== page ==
Research published in the prestigious British Medical Journal concluded that this self-administered cognitive screening test “is a powerful and valid screening test for the detection of Alzheimer’s disease.” 

You can print this 2-page memory test here.

(This test was designed in the UK, so feel free to replace the term “prime minister” with “president” in question #3 if you live in the US.)

5. Mini-Cog Test

The Mini-Cog is a very simple screening test you can use if you’re concerned about mild cognitive impairment, dementia, or Alzheimer’s.

You will need to have a friend or family member help you take this test.

You’ll find a PDF version of this test and learn how to interpret test results at

6. Montreal Cognitive Assessment (MoCA)

The Montreal Cognitive Assessment (MoCA) is a brief cognitive test developed at McGill University.

It is used by healthcare professionals to identify cognitive problems in people with dementia, mild cognitive impairment (MCI), and Parkinson’s disease.

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You’ll find information on taking MoCA at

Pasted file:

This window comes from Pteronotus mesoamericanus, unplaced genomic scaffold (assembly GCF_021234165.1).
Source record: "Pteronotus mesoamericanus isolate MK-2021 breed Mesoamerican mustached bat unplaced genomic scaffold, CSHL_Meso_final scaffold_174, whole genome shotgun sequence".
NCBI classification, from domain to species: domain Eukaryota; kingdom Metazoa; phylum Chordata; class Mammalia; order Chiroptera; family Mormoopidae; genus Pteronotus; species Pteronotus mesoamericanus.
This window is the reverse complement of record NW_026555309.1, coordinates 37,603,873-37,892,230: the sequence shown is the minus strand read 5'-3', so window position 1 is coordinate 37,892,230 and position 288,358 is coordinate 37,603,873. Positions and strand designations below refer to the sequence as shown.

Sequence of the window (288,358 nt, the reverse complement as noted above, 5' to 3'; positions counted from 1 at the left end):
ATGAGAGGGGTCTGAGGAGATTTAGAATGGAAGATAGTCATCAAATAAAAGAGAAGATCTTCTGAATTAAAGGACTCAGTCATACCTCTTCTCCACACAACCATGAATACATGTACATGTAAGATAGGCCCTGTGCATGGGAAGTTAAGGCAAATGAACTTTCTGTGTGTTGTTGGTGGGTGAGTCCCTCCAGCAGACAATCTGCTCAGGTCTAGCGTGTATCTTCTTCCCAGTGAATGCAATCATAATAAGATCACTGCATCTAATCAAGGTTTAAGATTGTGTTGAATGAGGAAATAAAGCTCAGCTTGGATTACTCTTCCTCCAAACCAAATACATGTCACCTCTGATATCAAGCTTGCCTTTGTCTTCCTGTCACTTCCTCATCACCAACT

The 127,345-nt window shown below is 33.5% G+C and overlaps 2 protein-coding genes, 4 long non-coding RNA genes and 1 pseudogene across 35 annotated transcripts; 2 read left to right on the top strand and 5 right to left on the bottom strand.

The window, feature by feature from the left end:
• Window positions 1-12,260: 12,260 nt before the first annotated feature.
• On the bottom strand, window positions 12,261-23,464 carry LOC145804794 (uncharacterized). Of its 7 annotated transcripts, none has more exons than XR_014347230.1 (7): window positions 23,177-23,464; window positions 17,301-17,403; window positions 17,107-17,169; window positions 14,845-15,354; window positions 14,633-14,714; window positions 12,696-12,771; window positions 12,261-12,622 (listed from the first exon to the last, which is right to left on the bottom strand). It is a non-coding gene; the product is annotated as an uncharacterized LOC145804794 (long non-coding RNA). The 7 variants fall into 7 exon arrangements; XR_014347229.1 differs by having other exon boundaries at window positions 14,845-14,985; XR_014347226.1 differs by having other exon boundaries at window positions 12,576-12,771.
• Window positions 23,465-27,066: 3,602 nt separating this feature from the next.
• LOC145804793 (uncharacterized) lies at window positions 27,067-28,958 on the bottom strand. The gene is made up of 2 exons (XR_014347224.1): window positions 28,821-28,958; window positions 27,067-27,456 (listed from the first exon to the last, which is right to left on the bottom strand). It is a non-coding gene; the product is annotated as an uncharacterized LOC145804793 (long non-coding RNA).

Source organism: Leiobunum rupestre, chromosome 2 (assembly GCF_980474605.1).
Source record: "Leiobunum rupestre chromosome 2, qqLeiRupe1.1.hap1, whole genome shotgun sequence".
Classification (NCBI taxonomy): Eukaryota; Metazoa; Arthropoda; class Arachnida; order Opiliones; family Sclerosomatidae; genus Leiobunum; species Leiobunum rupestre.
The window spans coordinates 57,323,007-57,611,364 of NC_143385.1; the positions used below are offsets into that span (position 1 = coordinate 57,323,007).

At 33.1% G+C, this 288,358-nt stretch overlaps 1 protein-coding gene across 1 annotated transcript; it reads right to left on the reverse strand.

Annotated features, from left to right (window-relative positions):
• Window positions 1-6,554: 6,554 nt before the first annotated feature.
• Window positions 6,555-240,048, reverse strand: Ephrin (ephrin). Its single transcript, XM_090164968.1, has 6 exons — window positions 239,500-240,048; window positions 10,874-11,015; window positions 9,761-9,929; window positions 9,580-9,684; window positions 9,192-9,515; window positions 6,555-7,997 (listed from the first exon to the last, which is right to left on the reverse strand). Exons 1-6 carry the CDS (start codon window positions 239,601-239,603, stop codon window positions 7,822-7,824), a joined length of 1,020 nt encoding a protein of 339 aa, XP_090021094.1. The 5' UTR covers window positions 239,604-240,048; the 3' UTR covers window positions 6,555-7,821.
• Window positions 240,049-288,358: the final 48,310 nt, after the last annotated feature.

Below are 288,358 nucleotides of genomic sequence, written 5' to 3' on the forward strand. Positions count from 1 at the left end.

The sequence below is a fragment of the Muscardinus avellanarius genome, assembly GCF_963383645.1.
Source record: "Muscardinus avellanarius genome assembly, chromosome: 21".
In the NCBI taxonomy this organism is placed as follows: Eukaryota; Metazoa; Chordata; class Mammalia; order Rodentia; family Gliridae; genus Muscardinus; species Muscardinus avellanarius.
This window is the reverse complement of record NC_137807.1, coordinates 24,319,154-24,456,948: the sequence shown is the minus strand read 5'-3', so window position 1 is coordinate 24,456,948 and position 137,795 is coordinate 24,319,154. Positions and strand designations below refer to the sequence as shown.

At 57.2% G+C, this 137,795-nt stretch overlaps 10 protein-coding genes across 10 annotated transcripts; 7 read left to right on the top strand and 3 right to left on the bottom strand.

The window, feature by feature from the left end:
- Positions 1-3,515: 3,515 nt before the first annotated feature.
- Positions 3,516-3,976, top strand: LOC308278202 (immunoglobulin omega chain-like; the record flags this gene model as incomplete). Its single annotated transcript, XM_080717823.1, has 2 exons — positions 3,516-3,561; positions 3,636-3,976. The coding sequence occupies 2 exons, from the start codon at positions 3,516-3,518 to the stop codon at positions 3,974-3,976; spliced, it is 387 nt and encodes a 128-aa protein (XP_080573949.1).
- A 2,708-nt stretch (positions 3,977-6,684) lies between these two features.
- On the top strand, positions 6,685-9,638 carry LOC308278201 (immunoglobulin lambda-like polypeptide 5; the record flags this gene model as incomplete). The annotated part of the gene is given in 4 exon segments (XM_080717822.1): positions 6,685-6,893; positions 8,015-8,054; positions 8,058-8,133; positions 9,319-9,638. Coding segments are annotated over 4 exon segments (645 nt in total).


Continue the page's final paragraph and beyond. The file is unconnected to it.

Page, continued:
There you’ll find access to both the digital test and the paper version. 

7. Ohio State University Self-Administered Gerocognitive Examination (SAGE)

The SAGE test is designed to detect early signs of memory loss and other cognitive impairments.

This is a serious test used by medical professionals.

You won’t get a score when you’ve finished.

You’ll need to take your completed test to your doctor to evaluate the results for you.

If you think your memory loss could be serious, SAGE is the most insightful test to take. 

Memory Tests That Also Contribute to Research

The memory tests in this next group are offered by organizations that use the data collected to advance scientific research.

Some tests offer you an added benefit — they allow you to do personal research.

For instance, you can track how your brain changes with time or as you make changes to your lifestyle.

Before you take these kinds of tests, read their terms of agreement carefully to be sure you understand your rights and responsibilities.

1. Food for the Brain Cognitive Function Test

Food for the Brain is a nonprofit educational organization based in the United Kingdom.

Their Cognitive Function Test was developed by a group of nutritional therapists, doctors, psychiatrists, psychologists, teachers, and scientists.

Your test results will indicate whether your cognitive skills are within normal range.

This test can help you determine your level of cognitive impairment and potential risk for Alzheimer’s.

You are encouraged to retake it over time to track how your brain functions change.

2. MindCrowd

MindCrowd is a collaborative effort between several major universities and the Translational Genomics Research Institute.